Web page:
And we wait. The panic intensifies as the turtle head begins to peep in earnest. To distract her from the mechanics of the job, while also keeping Bethany on the toilet, I have begun to sing a song to her. As a parent, I've often been forced to create magic on the spot, and I have surprised myself with my ingenuity.

Everyone knows the song "Are You Sleeping, Brother John?" Well, try this on for size:

Where's the poopy, where's the poopy?

Here it comes! Here it comes!

Now it's in the toilet, now it's in the toilet.

Flush away, flush away.

Yes, thank you very much, I'll be here all week. She loves that song, and we sing it three, sometimes four songs, before the job is done. Poor Kyle - he's even had to learn the song because toddlers insist on consistency in everything. No matter who takes her to the potty, the song must be sung.

Now if you'll excuse me, I just smelled Bethany walk by, and that can't be good.

Tuesday, June 5, 2007


An email exchange between me and Tomie a year or so ago:

Me: I HATE hearing a cat yarking his fucking intestines out, from the sound of it, but being unable to locate the results. You KNOW they're there, all but invisible. You look around, trying different angles with your eyes, hoping the light will help you by reflecting a certain glisten off a spot on the carpet somewhere... but nothing. But it's THERE, dammit.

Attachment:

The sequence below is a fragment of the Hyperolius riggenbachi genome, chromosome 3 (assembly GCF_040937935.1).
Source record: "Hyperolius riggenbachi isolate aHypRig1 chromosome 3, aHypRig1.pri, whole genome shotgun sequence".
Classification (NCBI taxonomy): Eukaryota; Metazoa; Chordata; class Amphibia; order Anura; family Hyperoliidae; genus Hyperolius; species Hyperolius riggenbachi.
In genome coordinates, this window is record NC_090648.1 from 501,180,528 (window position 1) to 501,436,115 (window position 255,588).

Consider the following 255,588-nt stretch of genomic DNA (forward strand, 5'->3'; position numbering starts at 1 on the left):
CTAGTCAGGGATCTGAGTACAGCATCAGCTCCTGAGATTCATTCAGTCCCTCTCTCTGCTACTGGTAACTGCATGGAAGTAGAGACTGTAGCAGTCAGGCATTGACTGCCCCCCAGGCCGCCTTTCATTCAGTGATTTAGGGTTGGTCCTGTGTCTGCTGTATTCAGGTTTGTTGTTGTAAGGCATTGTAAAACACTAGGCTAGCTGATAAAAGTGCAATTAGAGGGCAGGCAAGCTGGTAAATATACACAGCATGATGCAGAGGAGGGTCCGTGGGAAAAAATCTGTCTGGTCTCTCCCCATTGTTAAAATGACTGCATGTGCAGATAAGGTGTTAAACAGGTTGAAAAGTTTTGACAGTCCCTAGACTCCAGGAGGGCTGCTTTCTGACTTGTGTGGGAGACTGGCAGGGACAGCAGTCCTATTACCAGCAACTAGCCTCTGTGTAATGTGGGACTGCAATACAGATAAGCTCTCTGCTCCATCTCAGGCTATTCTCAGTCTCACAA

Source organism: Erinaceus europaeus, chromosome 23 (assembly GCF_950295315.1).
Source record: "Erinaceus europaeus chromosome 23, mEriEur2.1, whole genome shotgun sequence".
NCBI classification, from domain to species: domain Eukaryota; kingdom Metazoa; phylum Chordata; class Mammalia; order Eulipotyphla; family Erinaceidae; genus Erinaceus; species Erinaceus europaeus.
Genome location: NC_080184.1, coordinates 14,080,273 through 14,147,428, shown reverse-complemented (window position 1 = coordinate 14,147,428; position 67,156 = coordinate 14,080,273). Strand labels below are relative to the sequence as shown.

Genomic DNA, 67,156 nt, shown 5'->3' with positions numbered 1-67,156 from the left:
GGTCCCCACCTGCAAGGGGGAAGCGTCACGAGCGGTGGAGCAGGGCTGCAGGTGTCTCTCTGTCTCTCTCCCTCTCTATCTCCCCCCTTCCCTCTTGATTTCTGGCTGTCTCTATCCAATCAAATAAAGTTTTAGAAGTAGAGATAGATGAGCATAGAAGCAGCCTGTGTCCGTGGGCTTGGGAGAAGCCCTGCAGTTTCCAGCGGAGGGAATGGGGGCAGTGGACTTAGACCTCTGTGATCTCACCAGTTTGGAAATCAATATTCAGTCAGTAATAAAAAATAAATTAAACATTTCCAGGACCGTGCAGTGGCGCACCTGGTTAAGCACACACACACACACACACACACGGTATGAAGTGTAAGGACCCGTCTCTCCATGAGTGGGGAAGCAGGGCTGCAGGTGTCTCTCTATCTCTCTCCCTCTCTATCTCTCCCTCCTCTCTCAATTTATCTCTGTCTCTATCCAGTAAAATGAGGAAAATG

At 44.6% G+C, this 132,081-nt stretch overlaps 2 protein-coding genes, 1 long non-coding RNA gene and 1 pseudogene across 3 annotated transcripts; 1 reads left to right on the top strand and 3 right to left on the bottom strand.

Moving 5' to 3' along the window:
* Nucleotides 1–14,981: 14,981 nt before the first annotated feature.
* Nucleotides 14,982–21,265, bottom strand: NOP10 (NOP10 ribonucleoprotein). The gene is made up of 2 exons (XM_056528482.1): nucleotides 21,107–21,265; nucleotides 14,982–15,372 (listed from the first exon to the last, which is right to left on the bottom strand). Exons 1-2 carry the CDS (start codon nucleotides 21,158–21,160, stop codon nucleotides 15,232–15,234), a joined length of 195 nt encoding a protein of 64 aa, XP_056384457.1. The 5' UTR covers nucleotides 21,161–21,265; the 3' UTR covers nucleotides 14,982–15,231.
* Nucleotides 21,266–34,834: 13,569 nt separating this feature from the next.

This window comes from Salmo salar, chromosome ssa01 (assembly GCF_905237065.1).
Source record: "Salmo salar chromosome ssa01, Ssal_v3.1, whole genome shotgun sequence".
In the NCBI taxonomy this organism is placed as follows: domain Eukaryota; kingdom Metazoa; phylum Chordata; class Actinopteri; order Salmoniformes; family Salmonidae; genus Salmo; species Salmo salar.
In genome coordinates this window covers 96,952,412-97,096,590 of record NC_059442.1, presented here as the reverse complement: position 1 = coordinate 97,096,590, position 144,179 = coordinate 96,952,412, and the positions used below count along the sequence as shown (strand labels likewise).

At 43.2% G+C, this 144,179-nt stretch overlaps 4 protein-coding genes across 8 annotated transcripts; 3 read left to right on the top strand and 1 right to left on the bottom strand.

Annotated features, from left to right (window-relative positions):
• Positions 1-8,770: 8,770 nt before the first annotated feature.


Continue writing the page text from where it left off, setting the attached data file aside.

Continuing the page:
Tomie: ...And though I'm sure you'll find the cat-yuck sooner or later, don't kill yourself over it. The smell will lead you right to it eventually, if the other one doesn't eat it first. EWWWW! Grossing myself out over here...

Good morning and welcome back. The preceding nuggets were background for this:

Last night, I could hear my cat - we have only one now - yarking her fucking intestines out, from the sound of it. I was pretty sure the sound was coming from the kitchen, and was appreciative of the fact that she chose to do it on a wipeable surface. I can't tell you how many times I have caught her decanting a hairball onto the carpet of the living room while her enormous ass was parked on the cool linoleum of the kitchen floor. Just making a point to barf right over that dividing line between rooms.

Anyway. I made a mental note to look for that cat barf first thing in the morning when I got up. As it happened, Kyle got up first and I remembered to tell him, "I think there's a hairball somewhere in the kitchen, so tread with caution."

I listened as he made his coffee, but heard neither a disgusted sigh and rumpling of paper towels, nor an unmasculine shriek of dismay as his foot skidded into the pool of sick. Hmm, I thought. Well, sometimes those hairballs sound worse than they actually are - maybe she just had the dry heaves.

I got up a short time later and came over to the computer, intending to check my email. And that's when it happened. A decidedly unmasculine shriek of dismay as my toes found the pool of sick on the carpet under my "workstation" (read: the end of the dining room table) - this was no ordinary hairball. Chilly after hours outside the cat's body and oh-so-copious, it certainly woke me in a way coffee never has.

And that, my friends, prompted me to sit down and tell you all about it. So you can thank poor old Jezebel for my return to blogging.